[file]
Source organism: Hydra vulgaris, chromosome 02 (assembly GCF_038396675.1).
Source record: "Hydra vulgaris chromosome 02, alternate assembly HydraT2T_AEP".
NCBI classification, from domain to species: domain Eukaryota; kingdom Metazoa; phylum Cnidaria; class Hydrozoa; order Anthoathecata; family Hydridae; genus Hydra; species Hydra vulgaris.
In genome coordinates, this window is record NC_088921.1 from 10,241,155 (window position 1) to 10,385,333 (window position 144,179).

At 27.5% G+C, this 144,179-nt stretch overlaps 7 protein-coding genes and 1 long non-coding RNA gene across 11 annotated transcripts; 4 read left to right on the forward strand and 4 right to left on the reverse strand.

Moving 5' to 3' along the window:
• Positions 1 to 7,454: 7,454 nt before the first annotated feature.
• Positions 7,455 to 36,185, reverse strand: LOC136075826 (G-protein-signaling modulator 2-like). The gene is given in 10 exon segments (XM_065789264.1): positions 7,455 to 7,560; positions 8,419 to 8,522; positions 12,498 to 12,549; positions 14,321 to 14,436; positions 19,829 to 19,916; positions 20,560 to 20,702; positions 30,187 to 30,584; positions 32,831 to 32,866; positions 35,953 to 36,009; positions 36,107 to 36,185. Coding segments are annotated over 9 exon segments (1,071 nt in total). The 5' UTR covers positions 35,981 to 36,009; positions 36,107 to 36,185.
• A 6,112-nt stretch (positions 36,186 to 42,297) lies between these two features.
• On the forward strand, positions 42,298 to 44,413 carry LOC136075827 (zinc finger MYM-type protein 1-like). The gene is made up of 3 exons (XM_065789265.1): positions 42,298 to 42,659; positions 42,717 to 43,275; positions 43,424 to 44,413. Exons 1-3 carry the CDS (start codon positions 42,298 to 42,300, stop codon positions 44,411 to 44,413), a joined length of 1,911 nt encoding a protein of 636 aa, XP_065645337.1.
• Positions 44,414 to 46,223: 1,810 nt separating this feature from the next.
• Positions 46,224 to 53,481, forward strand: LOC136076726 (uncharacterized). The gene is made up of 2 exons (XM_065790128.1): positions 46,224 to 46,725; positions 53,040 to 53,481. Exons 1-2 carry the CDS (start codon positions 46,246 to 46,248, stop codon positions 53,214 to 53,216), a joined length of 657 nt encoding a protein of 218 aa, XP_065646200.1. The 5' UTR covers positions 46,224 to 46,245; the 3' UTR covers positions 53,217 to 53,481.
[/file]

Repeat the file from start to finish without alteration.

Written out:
Source organism: Hydra vulgaris, chromosome 02 (assembly GCF_038396675.1).
Source record: "Hydra vulgaris chromosome 02, alternate assembly HydraT2T_AEP".
NCBI classification, from domain to species: domain Eukaryota; kingdom Metazoa; phylum Cnidaria; class Hydrozoa; order Anthoathecata; family Hydridae; genus Hydra; species Hydra vulgaris.
In genome coordinates, this window is record NC_088921.1 from 10,241,155 (window position 1) to 10,385,333 (window position 144,179).

At 27.5% G+C, this 144,179-nt stretch overlaps 7 protein-coding genes and 1 long non-coding RNA gene across 11 annotated transcripts; 4 read left to right on the forward strand and 4 right to left on the reverse strand.

Moving 5' to 3' along the window:
• Positions 1 to 7,454: 7,454 nt before the first annotated feature.
• Positions 7,455 to 36,185, reverse strand: LOC136075826 (G-protein-signaling modulator 2-like). The gene is given in 10 exon segments (XM_065789264.1): positions 7,455 to 7,560; positions 8,419 to 8,522; positions 12,498 to 12,549; positions 14,321 to 14,436; positions 19,829 to 19,916; positions 20,560 to 20,702; positions 30,187 to 30,584; positions 32,831 to 32,866; positions 35,953 to 36,009; positions 36,107 to 36,185. Coding segments are annotated over 9 exon segments (1,071 nt in total). The 5' UTR covers positions 35,981 to 36,009; positions 36,107 to 36,185.
• A 6,112-nt stretch (positions 36,186 to 42,297) lies between these two features.
• On the forward strand, positions 42,298 to 44,413 carry LOC136075827 (zinc finger MYM-type protein 1-like). The gene is made up of 3 exons (XM_065789265.1): positions 42,298 to 42,659; positions 42,717 to 43,275; positions 43,424 to 44,413. Exons 1-3 carry the CDS (start codon positions 42,298 to 42,300, stop codon positions 44,411 to 44,413), a joined length of 1,911 nt encoding a protein of 636 aa, XP_065645337.1.
• Positions 44,414 to 46,223: 1,810 nt separating this feature from the next.
• Positions 46,224 to 53,481, forward strand: LOC136076726 (uncharacterized). The gene is made up of 2 exons (XM_065790128.1): positions 46,224 to 46,725; positions 53,040 to 53,481. Exons 1-2 carry the CDS (start codon positions 46,246 to 46,248, stop codon positions 53,214 to 53,216), a joined length of 657 nt encoding a protein of 218 aa, XP_065646200.1. The 5' UTR covers positions 46,224 to 46,245; the 3' UTR covers positions 53,217 to 53,481.